You know what I love drinking this time of year? Sours. Any kind of sour, really. A Whiskey Sour with a little orange marmalade on a warm, cloudy spring day makes me just as happy as drinking a French 75 on a bright, sunny Sunday morning. Who am I kidding, actually, I love a sour pretty much any time of year.
One of my favorite styles of sour might just be what Gary Regan, in his groundbreaking book The Joy of Mixology, refers to as an International Sour. What differentiates an International Sour from a normal sour is the use of a liqueur, instead of just sugar to bring sweetness to the party.
I’d only known of the Sidecar, Margarita, and Cosmopolitan when I stumbled upon Gary’s new way of looking at cocktail families such as the sour and International Sour. But within those pages I learned of a variety of new drinks, such as the Pegu Club and the White Lady.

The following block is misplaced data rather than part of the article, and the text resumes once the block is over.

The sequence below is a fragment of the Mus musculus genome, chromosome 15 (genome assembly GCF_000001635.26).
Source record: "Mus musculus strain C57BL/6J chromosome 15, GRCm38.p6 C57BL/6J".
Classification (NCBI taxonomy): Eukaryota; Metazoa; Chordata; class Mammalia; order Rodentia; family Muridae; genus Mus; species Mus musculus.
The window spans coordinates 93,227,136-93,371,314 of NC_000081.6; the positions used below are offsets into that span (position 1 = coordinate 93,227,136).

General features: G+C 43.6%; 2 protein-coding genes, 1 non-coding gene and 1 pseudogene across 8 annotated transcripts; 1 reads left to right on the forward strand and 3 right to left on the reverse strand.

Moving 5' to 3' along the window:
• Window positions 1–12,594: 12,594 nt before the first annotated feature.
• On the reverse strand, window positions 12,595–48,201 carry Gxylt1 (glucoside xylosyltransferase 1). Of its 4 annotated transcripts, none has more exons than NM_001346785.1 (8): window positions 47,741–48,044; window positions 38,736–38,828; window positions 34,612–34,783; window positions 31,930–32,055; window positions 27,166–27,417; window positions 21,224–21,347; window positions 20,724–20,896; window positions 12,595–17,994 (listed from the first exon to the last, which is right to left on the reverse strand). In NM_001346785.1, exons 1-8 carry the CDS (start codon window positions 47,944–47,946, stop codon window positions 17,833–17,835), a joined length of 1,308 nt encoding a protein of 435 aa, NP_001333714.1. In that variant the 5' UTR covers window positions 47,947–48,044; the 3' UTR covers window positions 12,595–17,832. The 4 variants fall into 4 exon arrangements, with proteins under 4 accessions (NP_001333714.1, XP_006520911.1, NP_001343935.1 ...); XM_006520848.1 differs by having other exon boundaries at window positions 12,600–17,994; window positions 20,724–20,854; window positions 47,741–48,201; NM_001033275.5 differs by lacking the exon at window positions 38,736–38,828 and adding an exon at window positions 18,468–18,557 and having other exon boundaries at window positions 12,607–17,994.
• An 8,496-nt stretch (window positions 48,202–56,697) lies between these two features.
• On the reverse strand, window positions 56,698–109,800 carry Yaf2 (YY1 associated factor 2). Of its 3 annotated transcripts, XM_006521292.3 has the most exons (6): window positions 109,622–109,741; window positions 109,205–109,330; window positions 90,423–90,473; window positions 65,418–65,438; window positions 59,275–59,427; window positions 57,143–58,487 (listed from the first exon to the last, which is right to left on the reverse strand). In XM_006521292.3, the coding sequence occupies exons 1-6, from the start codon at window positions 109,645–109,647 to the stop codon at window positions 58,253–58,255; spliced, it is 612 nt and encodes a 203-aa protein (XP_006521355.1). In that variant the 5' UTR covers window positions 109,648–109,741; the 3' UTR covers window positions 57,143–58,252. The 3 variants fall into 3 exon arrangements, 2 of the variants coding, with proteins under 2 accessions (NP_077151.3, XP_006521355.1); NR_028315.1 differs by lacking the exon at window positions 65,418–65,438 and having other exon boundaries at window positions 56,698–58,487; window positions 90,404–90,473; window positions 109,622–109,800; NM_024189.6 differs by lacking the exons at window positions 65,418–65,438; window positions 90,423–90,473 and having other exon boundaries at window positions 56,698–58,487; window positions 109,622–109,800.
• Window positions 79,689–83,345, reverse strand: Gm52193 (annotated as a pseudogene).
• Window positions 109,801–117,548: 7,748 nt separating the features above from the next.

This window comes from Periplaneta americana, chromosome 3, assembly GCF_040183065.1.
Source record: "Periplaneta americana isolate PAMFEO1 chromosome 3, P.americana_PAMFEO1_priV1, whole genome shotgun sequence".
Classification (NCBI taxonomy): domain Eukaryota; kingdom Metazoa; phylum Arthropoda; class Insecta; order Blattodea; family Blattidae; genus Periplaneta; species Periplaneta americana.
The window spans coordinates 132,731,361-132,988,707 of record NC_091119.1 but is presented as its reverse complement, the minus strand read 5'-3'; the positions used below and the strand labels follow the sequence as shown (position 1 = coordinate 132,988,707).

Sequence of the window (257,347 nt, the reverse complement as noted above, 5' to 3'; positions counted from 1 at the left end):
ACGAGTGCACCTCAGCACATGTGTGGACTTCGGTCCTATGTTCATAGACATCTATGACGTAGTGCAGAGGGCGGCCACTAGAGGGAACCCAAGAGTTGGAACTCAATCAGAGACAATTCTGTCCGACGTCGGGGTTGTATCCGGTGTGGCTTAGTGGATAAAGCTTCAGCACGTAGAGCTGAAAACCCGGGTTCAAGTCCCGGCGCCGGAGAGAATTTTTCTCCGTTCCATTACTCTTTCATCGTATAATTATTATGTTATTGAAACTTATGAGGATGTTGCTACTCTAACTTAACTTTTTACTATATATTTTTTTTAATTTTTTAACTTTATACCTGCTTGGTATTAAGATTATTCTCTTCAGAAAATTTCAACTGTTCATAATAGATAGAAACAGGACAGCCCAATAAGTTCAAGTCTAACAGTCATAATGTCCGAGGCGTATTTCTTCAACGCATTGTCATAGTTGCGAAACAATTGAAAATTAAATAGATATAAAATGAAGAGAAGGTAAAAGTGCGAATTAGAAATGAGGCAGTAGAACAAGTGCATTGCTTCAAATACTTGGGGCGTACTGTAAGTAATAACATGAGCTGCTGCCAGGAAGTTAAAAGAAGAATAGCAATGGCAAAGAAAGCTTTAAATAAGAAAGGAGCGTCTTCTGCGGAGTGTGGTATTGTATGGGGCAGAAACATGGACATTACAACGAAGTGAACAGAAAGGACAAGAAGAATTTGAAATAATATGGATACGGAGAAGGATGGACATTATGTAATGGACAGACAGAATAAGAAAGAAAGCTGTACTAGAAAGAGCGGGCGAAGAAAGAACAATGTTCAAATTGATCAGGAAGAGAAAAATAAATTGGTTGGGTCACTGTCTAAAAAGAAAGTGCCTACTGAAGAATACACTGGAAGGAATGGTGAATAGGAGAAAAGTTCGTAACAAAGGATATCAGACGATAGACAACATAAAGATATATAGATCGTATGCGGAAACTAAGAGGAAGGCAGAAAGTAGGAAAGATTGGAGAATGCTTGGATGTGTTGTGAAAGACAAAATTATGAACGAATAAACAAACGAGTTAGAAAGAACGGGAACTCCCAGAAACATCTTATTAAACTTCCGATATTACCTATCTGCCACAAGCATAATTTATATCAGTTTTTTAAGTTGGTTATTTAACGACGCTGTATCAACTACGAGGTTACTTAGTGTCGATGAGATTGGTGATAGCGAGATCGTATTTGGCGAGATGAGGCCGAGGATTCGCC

But then I started thinking about a drink I’d long been enamored with, Paul Harrington’s modern classic the Jasmine. I’d first learned of the drink in the late 1990s when I discovered it in Harrington’s seminal work of the modern cocktail renaissance, Cocktail: The Drinks Bible for the 21st Century. But it wasn’t until I read an interview with the creator of the drink and learned that he’d based the drink on the Pegu Club, it all made sense.
Of course I loved the Jasmine, it’s nothing more than an International Sour! With apologies to the creator of the cocktail, I eventually tweaked the proportions to fall more in line with the classic International Sour proportions, but I think it still makes for a damn fine drink. Try one and dare to tell me it’s not a perfect drink for Spring.
Adapted from a recipe by Paul Harrington
• 1½ oz. gin
• 1 oz. Cointreau
• ¾ oz. lemon juice
• 1 tsp. Campari
Combine ingredients and shake with ice cubes. Strain into a cocktail glass and garnish with a lemon twist.
Jeffrey Morgenthaler is the bar manager at Pépé le Moko and Clyde Common, the acclaimed gastropub at the Ace Hotel in Portland, Oregon. He is also author of The Bar Book: Elements of Cocktail Technique.
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